• SMLE or Short, Magazine, Lee-Enfield No.1 Mark

  • Model 1871/88 Dutch Beaumont-Vitali rifle

  • Lewis Machine Gun

  • Webley Revolver

  • Mauser C96

  • British 18-pounder, Quick Fire Gun

These were all new, innovative guns at the time and were invented shortly before or during the war.

Alliances

The Unionists had a strong alliance with Britain. This is because the Unionists were still loyal to England and still chose to abide by their rules. They opposed the treaty due to the fact that they enjoyed being ruled by Britain and felt safer in terms of beliefs and religion, Britain being This led to a strong advantage because it is evident that Britain’s strong army was able to ultimately overrule the IRA (Irish Republican Army). As for the IRA, since they were pressing for an independent republic, they did not have any alliances.

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Arms & Army

IRA: We believe that Republic Ireland, the Nationalist, Pro-Treaty group had an advantage due to their large size. They were more than double the size of Northern Ireland and the large amount of troops they had fighting for their side overpowered Northern Ireland. The Nationalists had a troop called the Irish Republican Army (IRA). The IRA was created in 1919 as successors of the Irish Volunteers. They wished to use armed forces to render British Rule in Ireland. The members of the IRA overlap with those involved with Sinn Fein. The Irish Republican Army ruled under Michael Collins and employed guerilla tactics including ambushes, raids, and sabotage- all in order to force a negotiation with Britain.

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Leaders

Nationalists:

Patrick Pearse- Led Irish volunteers to rebellion on Easter Monday

James Connolly- Led a smaller group (the Irish Citizens Army) which contributed to Pearse’s efforts. Both Pearse and Connolly proclaimed the Irish Republic and seized the Dublin City Center

Eamon de Valera- was a leader in the rebellion on Easter Monday; stood as a Sinn Fein candidate; Sinn Fein established an independent parliament to govern ireland, he was declared President of this new parliament, participated greatly in coming up with the Anglo-Irish Treaty (did not compose final document) (Dail Eireann)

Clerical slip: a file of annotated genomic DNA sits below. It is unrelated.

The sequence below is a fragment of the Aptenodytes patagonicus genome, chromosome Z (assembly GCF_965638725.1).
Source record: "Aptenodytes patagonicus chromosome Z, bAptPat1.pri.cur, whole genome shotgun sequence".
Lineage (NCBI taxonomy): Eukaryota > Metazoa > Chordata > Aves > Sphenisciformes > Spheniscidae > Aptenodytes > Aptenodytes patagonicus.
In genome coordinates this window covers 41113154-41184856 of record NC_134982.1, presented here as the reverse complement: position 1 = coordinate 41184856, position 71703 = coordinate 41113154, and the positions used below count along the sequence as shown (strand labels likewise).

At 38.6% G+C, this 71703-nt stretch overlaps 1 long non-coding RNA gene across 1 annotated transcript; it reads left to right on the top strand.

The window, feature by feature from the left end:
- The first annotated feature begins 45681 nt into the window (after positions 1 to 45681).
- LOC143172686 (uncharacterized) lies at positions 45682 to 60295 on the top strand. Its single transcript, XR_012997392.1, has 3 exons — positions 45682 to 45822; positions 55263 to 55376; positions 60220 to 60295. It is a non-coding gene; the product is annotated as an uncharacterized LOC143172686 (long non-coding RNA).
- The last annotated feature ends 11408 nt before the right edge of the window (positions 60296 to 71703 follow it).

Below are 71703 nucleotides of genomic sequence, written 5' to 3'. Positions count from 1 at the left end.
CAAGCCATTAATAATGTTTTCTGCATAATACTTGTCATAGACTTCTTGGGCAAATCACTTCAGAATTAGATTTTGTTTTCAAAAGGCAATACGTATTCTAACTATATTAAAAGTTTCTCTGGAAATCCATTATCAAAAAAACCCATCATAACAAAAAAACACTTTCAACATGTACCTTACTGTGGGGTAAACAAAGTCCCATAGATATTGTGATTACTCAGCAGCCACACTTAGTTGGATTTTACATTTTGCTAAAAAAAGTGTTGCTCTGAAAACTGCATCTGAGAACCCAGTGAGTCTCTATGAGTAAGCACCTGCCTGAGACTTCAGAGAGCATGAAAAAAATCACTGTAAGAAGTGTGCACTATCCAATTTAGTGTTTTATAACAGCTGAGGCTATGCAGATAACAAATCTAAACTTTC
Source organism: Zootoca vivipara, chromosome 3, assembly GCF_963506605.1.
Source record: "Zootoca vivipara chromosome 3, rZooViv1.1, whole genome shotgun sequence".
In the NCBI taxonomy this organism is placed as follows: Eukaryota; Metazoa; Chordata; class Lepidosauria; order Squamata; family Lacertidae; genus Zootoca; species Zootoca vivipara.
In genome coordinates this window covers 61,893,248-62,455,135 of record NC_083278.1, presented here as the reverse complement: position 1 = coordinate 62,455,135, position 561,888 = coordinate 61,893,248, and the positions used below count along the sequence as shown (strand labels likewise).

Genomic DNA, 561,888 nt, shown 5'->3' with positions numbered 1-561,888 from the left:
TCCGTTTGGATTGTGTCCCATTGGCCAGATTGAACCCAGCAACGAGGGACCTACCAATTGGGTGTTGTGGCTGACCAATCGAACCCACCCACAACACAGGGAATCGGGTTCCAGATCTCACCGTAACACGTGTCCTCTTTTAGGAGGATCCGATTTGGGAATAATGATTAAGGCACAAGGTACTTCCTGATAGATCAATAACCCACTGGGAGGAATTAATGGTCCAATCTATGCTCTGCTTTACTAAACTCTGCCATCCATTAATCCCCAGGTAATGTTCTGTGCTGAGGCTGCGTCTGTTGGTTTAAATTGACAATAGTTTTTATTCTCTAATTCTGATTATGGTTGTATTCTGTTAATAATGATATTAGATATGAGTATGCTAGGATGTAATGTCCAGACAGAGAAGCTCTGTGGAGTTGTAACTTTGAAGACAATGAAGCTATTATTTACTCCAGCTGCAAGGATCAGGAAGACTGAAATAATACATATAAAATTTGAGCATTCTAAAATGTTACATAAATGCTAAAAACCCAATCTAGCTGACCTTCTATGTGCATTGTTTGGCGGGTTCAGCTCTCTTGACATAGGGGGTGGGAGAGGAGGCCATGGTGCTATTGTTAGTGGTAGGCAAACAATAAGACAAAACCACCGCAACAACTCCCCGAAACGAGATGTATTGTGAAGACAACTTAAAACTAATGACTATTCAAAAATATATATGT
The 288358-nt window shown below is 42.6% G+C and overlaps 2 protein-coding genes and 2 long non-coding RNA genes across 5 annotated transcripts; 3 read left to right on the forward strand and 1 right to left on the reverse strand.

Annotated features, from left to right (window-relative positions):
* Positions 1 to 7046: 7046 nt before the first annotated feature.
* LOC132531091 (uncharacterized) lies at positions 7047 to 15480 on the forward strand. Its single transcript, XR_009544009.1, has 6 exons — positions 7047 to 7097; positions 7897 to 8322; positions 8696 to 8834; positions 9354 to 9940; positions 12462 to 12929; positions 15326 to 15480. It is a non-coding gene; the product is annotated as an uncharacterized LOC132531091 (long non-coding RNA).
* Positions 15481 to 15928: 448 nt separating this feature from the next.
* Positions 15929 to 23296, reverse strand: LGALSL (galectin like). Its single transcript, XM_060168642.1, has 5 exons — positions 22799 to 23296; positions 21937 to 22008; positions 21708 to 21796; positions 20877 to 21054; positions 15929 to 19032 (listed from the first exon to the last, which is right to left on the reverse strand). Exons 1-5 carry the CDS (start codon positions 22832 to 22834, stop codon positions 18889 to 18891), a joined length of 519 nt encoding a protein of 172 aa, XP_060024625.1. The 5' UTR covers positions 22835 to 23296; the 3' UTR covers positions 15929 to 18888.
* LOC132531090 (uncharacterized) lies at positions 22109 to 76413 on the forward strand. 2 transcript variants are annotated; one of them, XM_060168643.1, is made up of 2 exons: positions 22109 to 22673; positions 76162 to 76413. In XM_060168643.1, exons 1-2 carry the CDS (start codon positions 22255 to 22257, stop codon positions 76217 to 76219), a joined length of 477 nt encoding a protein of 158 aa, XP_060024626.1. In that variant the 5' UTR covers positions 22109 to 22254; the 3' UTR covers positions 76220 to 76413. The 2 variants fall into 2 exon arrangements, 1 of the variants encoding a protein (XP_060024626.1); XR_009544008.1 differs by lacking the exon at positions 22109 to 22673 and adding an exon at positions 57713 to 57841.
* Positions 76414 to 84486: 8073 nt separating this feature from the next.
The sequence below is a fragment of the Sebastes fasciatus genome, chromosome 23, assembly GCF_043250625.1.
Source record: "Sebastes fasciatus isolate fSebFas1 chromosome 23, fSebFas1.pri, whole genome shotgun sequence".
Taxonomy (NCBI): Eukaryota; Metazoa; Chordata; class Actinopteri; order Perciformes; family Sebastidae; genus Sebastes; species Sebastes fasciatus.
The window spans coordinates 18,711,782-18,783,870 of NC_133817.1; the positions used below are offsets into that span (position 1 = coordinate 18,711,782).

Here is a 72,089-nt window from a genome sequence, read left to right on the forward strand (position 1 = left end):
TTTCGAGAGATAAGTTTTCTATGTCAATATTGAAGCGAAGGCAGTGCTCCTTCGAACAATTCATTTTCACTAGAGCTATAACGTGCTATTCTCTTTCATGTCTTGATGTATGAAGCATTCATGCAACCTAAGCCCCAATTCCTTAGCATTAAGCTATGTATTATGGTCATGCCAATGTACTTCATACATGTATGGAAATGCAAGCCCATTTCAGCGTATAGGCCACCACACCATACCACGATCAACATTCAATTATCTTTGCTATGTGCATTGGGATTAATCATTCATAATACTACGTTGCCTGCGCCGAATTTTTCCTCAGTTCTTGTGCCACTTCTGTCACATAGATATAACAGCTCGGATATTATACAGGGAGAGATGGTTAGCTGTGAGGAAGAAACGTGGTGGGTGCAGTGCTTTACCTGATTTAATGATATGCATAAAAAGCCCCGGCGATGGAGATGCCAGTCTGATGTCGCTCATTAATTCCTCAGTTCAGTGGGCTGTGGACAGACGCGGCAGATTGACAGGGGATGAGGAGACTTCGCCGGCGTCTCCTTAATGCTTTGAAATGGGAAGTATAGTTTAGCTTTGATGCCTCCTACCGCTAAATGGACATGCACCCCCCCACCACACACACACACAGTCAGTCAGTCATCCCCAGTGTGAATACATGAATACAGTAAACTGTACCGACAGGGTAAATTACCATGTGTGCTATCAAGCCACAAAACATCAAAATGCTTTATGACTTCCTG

Unionists:

Michael Collins: An Irish soldier and politician who was one of the leading figures in the fight for Irish independence. He advocated for pro-treaty signing.

Sir Henry Wilson: a 1st baronet field marshal serving for the British army. He was one of the senior officers during world war two and was briefly an Irish politician.

Sean Hales: an Irish pro-treaty unionist who served as a politician/political activist. He was an active member of Dáil Eireann and was assassinated during the war.


Leaders like Eamon de Valera can be compared to Robert E. Lee. With their well respected and honorable tone many people look up to them. Although Sean Hales was not exactly a founding father of Ireland, he did have a major contribution as a politician. Much like Abraham Lincoln, Hales was a political activists. Also, it was their beliefs that ultimately got them assassinated.

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Society

During the nineteenth century in Ireland, there was an abundance of civil unrest between the Protestants and Catholics. It was in this century that these two religions divided into two over the home rule bill. Most Irish Catholics desired complete independence from Britain. On the other hand, Protestants feared living in a country with a massive amount of Catholic rule. Besides the fact, it was the roaring twenties in the United Kingdom. While the civil war flourished, not many sat and watched as they did during the American civil war. However, there was an economic struggle as there was no set central government due to the constant change and bickering between England and Ireland. But, after the jazz-era and after the war is fought and politicians are able to focus on starting a government. Soon, Southern Ireland would prove itself as its own country with a functioning government.